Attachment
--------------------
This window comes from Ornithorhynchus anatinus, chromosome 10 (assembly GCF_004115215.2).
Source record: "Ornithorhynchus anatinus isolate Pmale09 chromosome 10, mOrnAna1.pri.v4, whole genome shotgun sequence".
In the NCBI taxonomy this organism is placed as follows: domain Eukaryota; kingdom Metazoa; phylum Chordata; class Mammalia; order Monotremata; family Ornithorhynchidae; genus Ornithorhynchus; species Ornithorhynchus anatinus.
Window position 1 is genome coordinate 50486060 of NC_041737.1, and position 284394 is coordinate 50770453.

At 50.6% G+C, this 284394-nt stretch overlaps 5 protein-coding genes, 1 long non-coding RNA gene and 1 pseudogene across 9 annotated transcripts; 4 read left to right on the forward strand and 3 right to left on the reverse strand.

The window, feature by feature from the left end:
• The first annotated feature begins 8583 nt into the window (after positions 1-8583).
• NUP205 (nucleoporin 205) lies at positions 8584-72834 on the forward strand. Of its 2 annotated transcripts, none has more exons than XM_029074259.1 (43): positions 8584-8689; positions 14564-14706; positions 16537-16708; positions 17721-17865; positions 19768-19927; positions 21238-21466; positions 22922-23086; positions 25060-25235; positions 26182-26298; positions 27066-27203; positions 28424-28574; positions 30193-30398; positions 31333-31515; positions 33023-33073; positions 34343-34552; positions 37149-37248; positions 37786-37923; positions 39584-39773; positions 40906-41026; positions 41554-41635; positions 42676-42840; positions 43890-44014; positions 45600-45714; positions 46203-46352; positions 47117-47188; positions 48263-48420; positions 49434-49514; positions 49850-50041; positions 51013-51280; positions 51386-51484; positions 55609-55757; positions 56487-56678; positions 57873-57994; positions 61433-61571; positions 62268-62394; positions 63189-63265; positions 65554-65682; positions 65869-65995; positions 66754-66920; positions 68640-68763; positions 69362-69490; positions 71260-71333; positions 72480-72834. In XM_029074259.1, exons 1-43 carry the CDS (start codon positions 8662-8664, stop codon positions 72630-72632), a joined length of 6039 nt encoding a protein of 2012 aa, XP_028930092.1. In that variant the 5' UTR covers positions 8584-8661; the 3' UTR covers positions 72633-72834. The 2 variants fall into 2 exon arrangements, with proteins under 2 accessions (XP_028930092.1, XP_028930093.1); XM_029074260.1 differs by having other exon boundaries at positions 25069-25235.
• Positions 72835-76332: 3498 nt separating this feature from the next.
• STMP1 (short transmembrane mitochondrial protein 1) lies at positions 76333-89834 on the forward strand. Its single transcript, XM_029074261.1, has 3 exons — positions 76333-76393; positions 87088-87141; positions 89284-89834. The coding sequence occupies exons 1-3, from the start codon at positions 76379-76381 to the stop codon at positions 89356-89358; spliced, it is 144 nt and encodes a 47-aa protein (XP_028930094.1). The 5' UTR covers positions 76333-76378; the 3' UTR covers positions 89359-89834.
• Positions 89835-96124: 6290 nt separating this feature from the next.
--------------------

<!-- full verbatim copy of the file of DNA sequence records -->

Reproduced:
This window comes from Ornithorhynchus anatinus, chromosome 10 (assembly GCF_004115215.2).
Source record: "Ornithorhynchus anatinus isolate Pmale09 chromosome 10, mOrnAna1.pri.v4, whole genome shotgun sequence".
In the NCBI taxonomy this organism is placed as follows: domain Eukaryota; kingdom Metazoa; phylum Chordata; class Mammalia; order Monotremata; family Ornithorhynchidae; genus Ornithorhynchus; species Ornithorhynchus anatinus.
Window position 1 is genome coordinate 50486060 of NC_041737.1, and position 284394 is coordinate 50770453.

At 50.6% G+C, this 284394-nt stretch overlaps 5 protein-coding genes, 1 long non-coding RNA gene and 1 pseudogene across 9 annotated transcripts; 4 read left to right on the forward strand and 3 right to left on the reverse strand.

The window, feature by feature from the left end:
• The first annotated feature begins 8583 nt into the window (after positions 1-8583).
• NUP205 (nucleoporin 205) lies at positions 8584-72834 on the forward strand. Of its 2 annotated transcripts, none has more exons than XM_029074259.1 (43): positions 8584-8689; positions 14564-14706; positions 16537-16708; positions 17721-17865; positions 19768-19927; positions 21238-21466; positions 22922-23086; positions 25060-25235; positions 26182-26298; positions 27066-27203; positions 28424-28574; positions 30193-30398; positions 31333-31515; positions 33023-33073; positions 34343-34552; positions 37149-37248; positions 37786-37923; positions 39584-39773; positions 40906-41026; positions 41554-41635; positions 42676-42840; positions 43890-44014; positions 45600-45714; positions 46203-46352; positions 47117-47188; positions 48263-48420; positions 49434-49514; positions 49850-50041; positions 51013-51280; positions 51386-51484; positions 55609-55757; positions 56487-56678; positions 57873-57994; positions 61433-61571; positions 62268-62394; positions 63189-63265; positions 65554-65682; positions 65869-65995; positions 66754-66920; positions 68640-68763; positions 69362-69490; positions 71260-71333; positions 72480-72834. In XM_029074259.1, exons 1-43 carry the CDS (start codon positions 8662-8664, stop codon positions 72630-72632), a joined length of 6039 nt encoding a protein of 2012 aa, XP_028930092.1. In that variant the 5' UTR covers positions 8584-8661; the 3' UTR covers positions 72633-72834. The 2 variants fall into 2 exon arrangements, with proteins under 2 accessions (XP_028930092.1, XP_028930093.1); XM_029074260.1 differs by having other exon boundaries at positions 25069-25235.
• Positions 72835-76332: 3498 nt separating this feature from the next.
• STMP1 (short transmembrane mitochondrial protein 1) lies at positions 76333-89834 on the forward strand. Its single transcript, XM_029074261.1, has 3 exons — positions 76333-76393; positions 87088-87141; positions 89284-89834. The coding sequence occupies exons 1-3, from the start codon at positions 76379-76381 to the stop codon at positions 89356-89358; spliced, it is 144 nt and encodes a 47-aa protein (XP_028930094.1). The 5' UTR covers positions 76333-76378; the 3' UTR covers positions 89359-89834.
• Positions 89835-96124: 6290 nt separating this feature from the next.